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The Fibonacci numbers and the golden ratio

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Introduction

Sofie Bronée 1v.         Fibonacci project.         11/04/08

The Fibonacci Numbers and the Golden Ratio

_____________________________________ The Fibonacci Numbers

The Fibonacci numbers are sequence of numbers. They are named after the Italian mathematician Leonardo of Pisa, known as Fibonacci. He published a book called “Liber Abaci”, and he was the first person to publish a book in Western Europe that used the Indian numerals 9, 8, 7, 6, 5, 4, 3, 2, 1. Fibonacci was perhaps the greatest mathematician of his time. But he is most famous for the numbers which has his name.

These are the first ten terms in the Fibonacci sequence.

 U1 U2 U3 U4 U5 U6 U7 U8 U9 U10 1 1 2 3 5 8 13 21 34 55

To get the next term in the sequence the two previous terms must be added. This can be written as:

Un = Un-1 + Un-2

A number in the sequence is the sum of its two predecessors.

The Golden Ratio

To find the Golden Ratio, a term has to be divided with the previous term

(i.e. . .. etc).

Middle

0 By investigating the Fibonacci numbers, I can make a conjecture, that the ratio of two consecutive terms gets closer, as they increase, to the Golden Ratio. By changing the start numbers I proved that it doesn’t make a difference which numbers we use.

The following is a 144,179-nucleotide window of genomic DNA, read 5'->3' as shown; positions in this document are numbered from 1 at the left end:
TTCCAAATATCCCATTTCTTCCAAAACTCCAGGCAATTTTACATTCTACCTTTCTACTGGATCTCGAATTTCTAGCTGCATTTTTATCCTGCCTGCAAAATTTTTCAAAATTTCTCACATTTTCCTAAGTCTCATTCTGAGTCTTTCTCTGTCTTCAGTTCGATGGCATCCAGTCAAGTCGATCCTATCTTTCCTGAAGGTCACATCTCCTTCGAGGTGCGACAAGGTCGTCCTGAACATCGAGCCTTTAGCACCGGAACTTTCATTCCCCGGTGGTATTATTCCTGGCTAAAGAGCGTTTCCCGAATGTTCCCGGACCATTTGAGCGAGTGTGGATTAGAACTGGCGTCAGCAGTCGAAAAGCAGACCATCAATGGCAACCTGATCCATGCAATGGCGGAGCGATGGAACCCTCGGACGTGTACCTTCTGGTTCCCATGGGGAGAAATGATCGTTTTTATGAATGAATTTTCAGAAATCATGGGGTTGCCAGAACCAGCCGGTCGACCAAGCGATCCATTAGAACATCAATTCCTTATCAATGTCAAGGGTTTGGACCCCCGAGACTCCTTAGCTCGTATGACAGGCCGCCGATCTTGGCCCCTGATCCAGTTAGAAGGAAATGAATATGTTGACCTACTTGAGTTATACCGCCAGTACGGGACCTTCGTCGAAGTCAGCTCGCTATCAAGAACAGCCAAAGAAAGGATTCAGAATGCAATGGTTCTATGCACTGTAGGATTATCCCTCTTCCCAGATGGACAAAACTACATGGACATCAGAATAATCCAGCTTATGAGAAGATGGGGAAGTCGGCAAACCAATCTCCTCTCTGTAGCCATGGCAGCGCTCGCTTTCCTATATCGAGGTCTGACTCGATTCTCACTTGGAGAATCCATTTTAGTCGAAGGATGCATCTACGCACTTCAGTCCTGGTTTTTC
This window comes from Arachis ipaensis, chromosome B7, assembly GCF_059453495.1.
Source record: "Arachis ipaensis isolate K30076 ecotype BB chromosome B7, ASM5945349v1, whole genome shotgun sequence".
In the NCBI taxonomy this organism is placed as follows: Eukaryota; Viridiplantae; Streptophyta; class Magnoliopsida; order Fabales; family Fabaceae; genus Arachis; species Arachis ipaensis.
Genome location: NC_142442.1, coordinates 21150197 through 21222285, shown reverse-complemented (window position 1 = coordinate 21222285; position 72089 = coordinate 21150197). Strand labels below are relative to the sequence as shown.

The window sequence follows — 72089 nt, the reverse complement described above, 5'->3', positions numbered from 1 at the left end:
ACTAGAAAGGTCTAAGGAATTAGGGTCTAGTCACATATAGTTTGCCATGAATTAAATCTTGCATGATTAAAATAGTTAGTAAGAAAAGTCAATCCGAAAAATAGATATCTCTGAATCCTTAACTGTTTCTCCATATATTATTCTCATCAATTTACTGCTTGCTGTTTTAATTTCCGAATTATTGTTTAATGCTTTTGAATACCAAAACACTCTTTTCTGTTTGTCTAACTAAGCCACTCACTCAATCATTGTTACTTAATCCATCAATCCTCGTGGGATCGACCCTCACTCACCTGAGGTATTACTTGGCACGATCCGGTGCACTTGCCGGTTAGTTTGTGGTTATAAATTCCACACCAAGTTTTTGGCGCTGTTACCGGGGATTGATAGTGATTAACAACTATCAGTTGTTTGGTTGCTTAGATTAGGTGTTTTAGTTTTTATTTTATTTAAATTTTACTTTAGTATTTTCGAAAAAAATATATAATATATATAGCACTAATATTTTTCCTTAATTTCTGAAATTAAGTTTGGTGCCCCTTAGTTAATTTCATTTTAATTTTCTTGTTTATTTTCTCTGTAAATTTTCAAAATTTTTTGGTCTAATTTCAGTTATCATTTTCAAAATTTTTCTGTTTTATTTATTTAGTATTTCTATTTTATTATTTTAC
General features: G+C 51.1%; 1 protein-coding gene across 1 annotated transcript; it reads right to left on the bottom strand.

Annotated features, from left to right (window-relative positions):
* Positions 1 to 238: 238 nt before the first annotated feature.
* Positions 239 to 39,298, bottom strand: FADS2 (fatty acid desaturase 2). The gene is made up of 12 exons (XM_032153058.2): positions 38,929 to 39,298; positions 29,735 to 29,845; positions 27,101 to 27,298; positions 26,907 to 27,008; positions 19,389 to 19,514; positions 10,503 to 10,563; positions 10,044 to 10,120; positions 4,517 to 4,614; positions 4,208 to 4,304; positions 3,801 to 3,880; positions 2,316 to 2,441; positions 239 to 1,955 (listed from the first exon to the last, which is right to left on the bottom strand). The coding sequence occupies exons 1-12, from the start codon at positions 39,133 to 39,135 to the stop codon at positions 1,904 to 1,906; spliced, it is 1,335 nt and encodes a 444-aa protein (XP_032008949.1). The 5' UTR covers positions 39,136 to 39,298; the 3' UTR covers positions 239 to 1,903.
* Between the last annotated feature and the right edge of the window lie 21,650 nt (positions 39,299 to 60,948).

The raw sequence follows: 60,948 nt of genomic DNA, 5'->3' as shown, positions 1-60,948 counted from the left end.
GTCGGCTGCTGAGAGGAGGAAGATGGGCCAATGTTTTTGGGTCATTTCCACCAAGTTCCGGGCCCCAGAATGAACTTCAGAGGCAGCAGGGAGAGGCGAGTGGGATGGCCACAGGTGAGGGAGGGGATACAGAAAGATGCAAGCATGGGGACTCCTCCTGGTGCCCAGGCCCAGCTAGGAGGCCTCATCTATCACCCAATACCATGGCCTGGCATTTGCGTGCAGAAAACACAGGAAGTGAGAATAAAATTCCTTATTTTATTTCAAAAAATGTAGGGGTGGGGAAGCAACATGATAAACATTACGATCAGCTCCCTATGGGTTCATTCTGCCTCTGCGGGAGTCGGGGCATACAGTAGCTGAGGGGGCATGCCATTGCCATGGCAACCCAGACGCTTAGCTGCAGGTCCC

To prove my conjecture I’ve changed the equation and solved it. Afterwards I found the discriminant (5), which leads me to find the roots. I plugged in the discriminant to the quadratic equation for finding the roots. The results for the positive root is, 1.618 and the negative root is, -0.618. This proves my conjecture. Look below to see my calculations and explanations.

I divided both sides of this equation Un = Un-2 + Un-1, by Un-1. = 1 + = Why we do it?  = 1 + Here, is one of the numbers in the column above, it gets closer and closer to 1.618, which I will call x. On the other side of the equation, is the reciprocal

of one of the numbers in the same column, so it gets closer to .

Conclusion

The Greeks used the golden ratio in the design and construction of the Greek temple (Parthenon).  n Un Un+1/Un 1 1 1 2 1 2 3 2 1,5 4 3 1,666667 5 5 1,6 6 8 1,625 7 13 1,615385

To prove that the Greeks really used the golden ratio in the design, I’ve measured the sides. The first square is 1cm by 1cm; the next is 1cm by 2 cm and so on. Look in the table below to see the ratio between each side.

Appendix

1)

I changed to two “start numbers” to 1 and 7, and by making a table and a graph I proved that it doesn’t matter which numbers we use to get the Golden Ratio. To show that we would eventually get the same result, no matter what “start numbers” were, I plugged in -9 and 5. To prove that with even a negative number, we would reach the Golden Ratio. I also tried to plug in decimal numbers to see what happened. I plugged in 2,6 and -1,9. 2)

The inverted Golden Ratio can be found by dividing Un-1 by Un-2. As you can see below, theinverted ratio is reached much faster, than the opposite. This student written piece of work is one of many that can be found in our International Baccalaureate Maths section.

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